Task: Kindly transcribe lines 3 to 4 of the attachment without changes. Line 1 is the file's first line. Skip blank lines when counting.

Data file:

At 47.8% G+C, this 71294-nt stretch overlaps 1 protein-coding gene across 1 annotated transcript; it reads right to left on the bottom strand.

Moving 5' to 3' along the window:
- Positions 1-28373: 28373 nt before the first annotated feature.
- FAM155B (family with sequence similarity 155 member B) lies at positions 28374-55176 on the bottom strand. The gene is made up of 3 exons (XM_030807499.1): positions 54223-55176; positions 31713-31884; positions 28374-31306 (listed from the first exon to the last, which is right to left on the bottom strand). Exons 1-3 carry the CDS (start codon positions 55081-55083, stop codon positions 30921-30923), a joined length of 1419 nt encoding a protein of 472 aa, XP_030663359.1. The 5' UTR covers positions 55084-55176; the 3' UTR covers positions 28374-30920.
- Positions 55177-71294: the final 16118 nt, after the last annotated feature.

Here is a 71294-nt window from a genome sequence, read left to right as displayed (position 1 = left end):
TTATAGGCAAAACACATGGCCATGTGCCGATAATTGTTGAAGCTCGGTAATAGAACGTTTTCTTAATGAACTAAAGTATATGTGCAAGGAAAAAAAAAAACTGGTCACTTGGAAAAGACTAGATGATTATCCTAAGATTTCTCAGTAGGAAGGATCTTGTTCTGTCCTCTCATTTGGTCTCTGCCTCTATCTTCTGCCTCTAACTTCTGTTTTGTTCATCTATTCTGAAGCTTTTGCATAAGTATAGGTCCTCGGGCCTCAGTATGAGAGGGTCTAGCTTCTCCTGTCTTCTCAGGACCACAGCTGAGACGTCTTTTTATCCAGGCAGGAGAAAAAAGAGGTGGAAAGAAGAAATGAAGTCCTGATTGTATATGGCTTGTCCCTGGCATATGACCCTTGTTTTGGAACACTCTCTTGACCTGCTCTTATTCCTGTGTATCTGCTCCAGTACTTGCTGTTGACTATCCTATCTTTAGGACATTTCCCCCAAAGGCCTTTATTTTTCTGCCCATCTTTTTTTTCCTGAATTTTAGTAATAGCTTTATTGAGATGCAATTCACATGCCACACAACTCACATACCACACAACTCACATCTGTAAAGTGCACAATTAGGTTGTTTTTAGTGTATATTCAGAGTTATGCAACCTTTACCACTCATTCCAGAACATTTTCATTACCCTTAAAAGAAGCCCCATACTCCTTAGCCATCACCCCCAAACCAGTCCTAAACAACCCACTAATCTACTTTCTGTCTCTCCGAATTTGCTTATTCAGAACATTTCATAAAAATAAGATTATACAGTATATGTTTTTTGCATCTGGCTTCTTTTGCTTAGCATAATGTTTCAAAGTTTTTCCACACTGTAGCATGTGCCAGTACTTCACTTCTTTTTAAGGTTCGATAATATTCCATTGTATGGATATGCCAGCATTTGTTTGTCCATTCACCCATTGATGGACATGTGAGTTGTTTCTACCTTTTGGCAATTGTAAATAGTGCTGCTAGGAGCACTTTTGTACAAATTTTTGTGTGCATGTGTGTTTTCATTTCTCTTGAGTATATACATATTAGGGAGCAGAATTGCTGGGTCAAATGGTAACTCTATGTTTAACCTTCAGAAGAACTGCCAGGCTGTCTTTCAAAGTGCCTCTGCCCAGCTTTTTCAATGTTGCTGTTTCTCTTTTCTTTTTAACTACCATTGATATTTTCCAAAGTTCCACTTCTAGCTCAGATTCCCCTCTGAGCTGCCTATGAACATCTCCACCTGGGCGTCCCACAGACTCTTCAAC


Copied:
- Positions 1-28373: 28373 nt before the first annotated feature.
- FAM155B (family with sequence similarity 155 member B) lies at positions 28374-55176 on the bottom strand. The gene is made up of 3 exons (XM_030807499.1): positions 54223-55176; positions 31713-31884; positions 28374-31306 (listed from the first exon to the last, which is right to left on the bottom strand). Exons 1-3 carry the CDS (start codon positions 55081-55083, stop codon positions 30921-30923), a joined length of 1419 nt encoding a protein of 472 aa, XP_030663359.1. The 5' UTR covers positions 55084-55176; the 3' UTR covers positions 28374-30920.